Re: [fw-wiz] Firewall rules order and performance

Pierre Blanchet wrote:
This is a well known idea that the rules order is important for the best
performance of a firewall. However, nowadays: 1. Stateful firewalls use their
stateful engine for existing connections to allow traffic. That means that
their performance is more related to the number of existing sessions rather
than the number of rules, or more exactly it is tied to the ratio
new/existing sessions. 2. Some firewalls no longer parse the configuration
line by line but use hardware-based or tree-based model. Again, the number
of rules has less effect on the performance.

I'm looking for benchmarks/ideas that could prove I'm right or wrong. I know
for sure that FW-1 and IOS depend on the rules order but what about the
others ? Google didn't give any information one way or the other.

Define "performance"...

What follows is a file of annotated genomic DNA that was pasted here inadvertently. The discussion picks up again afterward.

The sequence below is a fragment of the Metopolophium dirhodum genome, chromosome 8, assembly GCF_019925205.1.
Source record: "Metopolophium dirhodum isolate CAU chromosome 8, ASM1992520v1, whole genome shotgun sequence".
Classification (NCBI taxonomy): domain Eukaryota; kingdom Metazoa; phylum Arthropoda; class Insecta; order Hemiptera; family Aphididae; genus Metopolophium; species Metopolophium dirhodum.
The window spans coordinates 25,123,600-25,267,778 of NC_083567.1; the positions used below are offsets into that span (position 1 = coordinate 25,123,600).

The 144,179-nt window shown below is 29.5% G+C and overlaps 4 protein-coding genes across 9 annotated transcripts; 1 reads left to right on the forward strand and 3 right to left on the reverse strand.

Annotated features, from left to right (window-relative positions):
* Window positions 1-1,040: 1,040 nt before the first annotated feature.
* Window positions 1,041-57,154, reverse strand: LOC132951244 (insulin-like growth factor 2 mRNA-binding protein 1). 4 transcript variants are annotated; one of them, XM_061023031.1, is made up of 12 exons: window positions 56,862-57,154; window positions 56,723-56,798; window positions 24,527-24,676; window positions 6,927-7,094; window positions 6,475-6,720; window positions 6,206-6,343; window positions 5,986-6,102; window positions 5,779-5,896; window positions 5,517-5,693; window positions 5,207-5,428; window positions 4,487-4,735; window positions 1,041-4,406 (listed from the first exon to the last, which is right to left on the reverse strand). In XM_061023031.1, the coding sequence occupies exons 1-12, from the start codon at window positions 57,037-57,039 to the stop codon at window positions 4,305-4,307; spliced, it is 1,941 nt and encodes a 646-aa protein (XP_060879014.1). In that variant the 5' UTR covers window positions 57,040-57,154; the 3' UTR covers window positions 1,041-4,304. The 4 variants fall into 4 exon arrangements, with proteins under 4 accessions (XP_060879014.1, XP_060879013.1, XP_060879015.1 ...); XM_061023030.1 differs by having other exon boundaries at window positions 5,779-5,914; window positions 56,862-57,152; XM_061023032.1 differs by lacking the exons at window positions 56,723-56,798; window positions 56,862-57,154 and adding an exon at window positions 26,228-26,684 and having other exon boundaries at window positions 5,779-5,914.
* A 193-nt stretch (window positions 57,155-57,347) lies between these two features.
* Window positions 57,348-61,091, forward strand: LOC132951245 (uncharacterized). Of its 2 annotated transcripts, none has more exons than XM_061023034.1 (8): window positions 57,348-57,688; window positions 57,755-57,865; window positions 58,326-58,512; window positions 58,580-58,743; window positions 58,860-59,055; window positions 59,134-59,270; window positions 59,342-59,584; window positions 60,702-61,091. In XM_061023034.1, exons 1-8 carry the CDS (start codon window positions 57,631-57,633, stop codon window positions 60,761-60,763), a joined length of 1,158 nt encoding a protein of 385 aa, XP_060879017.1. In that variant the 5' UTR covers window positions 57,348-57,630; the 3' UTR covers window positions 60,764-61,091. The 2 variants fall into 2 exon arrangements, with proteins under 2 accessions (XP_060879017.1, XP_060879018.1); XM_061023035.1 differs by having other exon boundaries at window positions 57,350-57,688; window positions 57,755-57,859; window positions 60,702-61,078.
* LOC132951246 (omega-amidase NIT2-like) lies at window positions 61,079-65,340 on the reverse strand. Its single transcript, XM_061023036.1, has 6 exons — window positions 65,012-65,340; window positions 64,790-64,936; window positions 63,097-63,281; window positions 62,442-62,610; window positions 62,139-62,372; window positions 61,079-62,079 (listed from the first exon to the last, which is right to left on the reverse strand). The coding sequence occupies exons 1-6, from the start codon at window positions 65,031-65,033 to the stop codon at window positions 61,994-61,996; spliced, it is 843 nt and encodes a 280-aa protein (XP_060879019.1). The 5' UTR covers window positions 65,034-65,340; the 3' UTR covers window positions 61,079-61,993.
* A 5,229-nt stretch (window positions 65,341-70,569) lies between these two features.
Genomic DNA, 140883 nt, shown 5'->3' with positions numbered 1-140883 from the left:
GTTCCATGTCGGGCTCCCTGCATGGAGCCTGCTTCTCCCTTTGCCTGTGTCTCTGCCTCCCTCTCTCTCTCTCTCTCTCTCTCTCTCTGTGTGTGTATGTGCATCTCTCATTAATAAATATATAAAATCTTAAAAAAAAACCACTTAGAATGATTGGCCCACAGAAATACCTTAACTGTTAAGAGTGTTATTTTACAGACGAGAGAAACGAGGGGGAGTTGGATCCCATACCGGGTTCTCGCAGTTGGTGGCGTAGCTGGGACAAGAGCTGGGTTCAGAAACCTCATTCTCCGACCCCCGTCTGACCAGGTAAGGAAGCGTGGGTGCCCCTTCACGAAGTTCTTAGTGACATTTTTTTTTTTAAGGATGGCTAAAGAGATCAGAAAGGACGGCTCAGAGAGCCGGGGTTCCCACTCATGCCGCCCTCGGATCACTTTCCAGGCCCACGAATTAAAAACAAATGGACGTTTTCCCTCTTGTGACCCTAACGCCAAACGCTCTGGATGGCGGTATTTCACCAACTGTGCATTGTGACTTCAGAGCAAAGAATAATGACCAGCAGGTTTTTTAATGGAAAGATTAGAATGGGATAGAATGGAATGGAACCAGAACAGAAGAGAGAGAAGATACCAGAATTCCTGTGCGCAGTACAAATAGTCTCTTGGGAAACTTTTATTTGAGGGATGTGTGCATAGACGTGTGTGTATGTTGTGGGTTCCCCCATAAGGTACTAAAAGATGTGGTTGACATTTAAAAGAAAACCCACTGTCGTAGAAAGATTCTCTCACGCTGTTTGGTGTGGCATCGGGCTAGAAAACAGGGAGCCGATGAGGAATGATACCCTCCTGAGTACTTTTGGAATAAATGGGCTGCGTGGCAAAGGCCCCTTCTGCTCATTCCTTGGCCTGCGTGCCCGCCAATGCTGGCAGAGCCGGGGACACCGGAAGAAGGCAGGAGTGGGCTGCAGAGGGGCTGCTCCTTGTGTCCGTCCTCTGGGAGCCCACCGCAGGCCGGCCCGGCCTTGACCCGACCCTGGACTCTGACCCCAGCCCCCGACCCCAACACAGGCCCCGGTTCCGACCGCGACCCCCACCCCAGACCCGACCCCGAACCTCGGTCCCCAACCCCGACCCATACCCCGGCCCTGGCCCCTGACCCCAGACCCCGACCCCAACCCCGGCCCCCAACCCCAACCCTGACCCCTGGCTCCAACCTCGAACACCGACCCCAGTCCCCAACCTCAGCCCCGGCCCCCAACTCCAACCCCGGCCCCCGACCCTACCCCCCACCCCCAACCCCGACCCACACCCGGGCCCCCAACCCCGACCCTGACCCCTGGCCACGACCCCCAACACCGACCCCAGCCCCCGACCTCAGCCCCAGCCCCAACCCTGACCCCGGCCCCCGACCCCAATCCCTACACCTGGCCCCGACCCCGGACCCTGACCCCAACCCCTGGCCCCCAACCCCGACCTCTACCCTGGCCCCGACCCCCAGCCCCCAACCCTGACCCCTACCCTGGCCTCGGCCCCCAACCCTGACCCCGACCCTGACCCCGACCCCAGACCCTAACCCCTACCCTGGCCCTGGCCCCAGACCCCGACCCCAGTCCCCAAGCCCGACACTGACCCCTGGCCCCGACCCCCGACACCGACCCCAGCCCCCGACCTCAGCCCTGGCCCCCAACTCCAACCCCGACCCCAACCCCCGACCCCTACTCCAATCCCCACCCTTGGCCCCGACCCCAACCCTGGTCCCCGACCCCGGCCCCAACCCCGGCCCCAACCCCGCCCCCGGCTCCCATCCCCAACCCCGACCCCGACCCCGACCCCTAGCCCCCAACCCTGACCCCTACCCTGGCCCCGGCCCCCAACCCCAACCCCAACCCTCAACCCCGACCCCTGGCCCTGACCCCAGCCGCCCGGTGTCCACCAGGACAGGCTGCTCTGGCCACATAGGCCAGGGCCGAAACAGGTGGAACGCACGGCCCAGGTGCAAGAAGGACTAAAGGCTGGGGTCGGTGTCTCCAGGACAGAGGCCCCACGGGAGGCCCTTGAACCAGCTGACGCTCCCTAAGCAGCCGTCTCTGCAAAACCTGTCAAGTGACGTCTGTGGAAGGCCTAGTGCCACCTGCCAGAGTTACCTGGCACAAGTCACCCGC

For state keeping packet filters, the general rules (in my experience) are:

- New connections / s is generally limited by ruleset size and complexity. As I recall, several years ago Lucent had an O(1) algorithm for packet filtering on some of their high end routers (OC-12 +) that leveraged some tricky algebra, but it was (at the time) limited to 256 not very complex rules. I suspect some other folks may have figured out similar optimizations. A simple test is to insert 10,000+ dummy rules followed by a rule you'll actually hit. Test connection setup rate that way, and with your matching rule first. You'll quickly determine if there's anything "interesting" going on. Be sure to make the dummy rules annoyingly similar to the real one, but not quite the same (say, filter on TCP flags)

- Throughput tends to be limited by packet rate and # of existing sessions. This is why every vendor specifies throughput based on large packets - ask them for 64-byte packet throughput and watch them squirm.

- Throughput can also be limited by how much protocol parsing is done and how complex it is. If you just have to forward packets, you can do it faster than if you have to look for embedded port numbers in FTP, SIP, etc. Include NAT in the complexity calculation.

- The above variables can also effect _latency_ which can be more or less important that simple throughput, depending on your application.

Application proxies have similar performance correlations, but they're not as straightforward.


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